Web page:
In a film incorrectly reported as Bill Elliott's last starring western, "Bitter Creek" (released in March of 1954 carrying 16843 as the PCA number) falls a tab bit short of that as it was ... See full summary »
Matt Boone kills Bull Clark in self defense in a crooked poker game, and leaves Waco as he is certain he would not get a fair trial. He joins an outlaw gang led by Curly Ivers, whose ... See full summary »
Lewis D. Collins
I. Stanford Jolley,
Behind a narration in the style of Jack Webb on TV's "Dragnet", U.S. Marshal Sam Nelson, posing as Sam Smith, is sent to a gold-boom town in California to learn the identity of three killers. Posing as a gunman and killer, he soon strikes up a friendship with card-sharp Alf Billings after saving him from being lynched when caught cheating in a card game. Billings suggests they become partners as his skill with cards (overlooking the near lynching he just escaped) and Sam's ability with guns should make them a fortune. Sam agrees, hoping that Billings will lead him to the men he is hunting. Billings leads him to Coldwater sheriff William Norris and Ernie Walker, Norris's partner in a saloon and gambling operation, both implicated in the murder case Sam is investigating.Written by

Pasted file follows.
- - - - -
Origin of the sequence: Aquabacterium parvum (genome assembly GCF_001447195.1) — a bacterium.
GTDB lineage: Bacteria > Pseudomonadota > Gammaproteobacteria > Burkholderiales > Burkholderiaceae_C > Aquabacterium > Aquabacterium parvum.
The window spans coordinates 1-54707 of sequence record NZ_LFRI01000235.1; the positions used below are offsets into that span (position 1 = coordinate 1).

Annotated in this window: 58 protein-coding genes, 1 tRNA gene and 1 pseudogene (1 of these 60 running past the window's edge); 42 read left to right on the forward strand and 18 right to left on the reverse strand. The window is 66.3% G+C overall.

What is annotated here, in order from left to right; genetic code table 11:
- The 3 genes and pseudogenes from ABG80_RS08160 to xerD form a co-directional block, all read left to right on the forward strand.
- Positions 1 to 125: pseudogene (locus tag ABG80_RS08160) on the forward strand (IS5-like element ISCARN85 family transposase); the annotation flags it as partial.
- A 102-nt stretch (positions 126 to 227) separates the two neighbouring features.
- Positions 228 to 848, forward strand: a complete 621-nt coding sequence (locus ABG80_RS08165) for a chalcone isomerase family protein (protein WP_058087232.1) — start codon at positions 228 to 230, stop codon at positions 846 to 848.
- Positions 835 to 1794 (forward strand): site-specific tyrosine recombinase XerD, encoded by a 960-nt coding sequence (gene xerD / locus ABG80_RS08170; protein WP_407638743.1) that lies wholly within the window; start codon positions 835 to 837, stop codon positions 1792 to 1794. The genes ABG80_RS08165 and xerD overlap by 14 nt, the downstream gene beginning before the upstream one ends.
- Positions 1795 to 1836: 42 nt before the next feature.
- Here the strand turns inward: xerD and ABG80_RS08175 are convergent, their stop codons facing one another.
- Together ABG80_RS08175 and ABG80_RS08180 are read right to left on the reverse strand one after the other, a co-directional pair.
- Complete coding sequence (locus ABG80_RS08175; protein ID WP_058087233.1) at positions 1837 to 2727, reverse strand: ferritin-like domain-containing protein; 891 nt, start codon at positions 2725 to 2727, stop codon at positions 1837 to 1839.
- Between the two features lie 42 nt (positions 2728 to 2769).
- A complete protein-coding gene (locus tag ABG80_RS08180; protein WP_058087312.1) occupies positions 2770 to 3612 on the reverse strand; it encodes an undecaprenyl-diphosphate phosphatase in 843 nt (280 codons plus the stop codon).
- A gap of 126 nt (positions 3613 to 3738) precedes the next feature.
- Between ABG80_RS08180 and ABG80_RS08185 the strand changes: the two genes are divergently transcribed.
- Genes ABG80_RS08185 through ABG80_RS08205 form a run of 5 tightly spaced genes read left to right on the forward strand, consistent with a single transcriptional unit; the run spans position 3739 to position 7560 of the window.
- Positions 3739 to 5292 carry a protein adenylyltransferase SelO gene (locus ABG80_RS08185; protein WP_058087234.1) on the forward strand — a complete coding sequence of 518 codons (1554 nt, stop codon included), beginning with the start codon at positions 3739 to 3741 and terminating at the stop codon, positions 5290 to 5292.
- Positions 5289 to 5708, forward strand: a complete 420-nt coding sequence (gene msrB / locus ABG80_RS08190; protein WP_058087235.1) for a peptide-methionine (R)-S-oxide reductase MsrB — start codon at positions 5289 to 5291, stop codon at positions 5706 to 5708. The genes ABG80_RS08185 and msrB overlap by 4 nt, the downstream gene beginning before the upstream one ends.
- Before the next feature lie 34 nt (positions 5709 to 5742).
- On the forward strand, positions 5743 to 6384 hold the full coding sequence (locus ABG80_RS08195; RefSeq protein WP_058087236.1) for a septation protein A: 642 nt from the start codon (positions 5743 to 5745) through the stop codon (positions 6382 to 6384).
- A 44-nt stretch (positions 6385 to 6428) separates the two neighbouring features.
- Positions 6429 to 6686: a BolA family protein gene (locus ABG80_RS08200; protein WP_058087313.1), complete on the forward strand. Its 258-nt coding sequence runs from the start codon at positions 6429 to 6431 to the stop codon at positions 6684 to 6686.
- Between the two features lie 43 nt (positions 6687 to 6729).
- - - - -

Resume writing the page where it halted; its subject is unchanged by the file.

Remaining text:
Les Adams <firstname.lastname@example.org>
Elliott, a US Marshal, goes undercover to catch three killers. In the process, he befriends one of them, Morgan, and finds out his job is not as morally easy as he thought.
I was expecting a matinée western with the usual formula plot and stock characters. But this is not a formula matinée. Two of the chief characters—Morgan and Bradford—are morally ambiguous. That is, they are as capable of high deeds as well as low, sort of like real people. Also, Morgan, I believe, has more screen time than ostensible hero Elliott. I'm not sure why, maybe because Elliott is a middle-age 50, and wants to slow down. Also, it's Morgan who attracts the good-looking woman, while Elliott is all business.
I suspect the 70-minutes departs from the standard since it comes at the end of the matinée era. Instead, TV was taking over the cheap western. Anyway, the film is better than its lowly pedigree indicates, and can stand on its own as a slice of sagebrush entertainment. And, oh yes, shouldn't leave off without paying tribute to Wild Bill, this being his final western. He was one of the few matinée cowboys who could act tough and make you believe it. I think it was the narrow eyes and resonant voice. Anyway, he sure gave me a lot of entertainment over the years. Good luck, Bill, wherever you are-- you went out on a pretty good little western.
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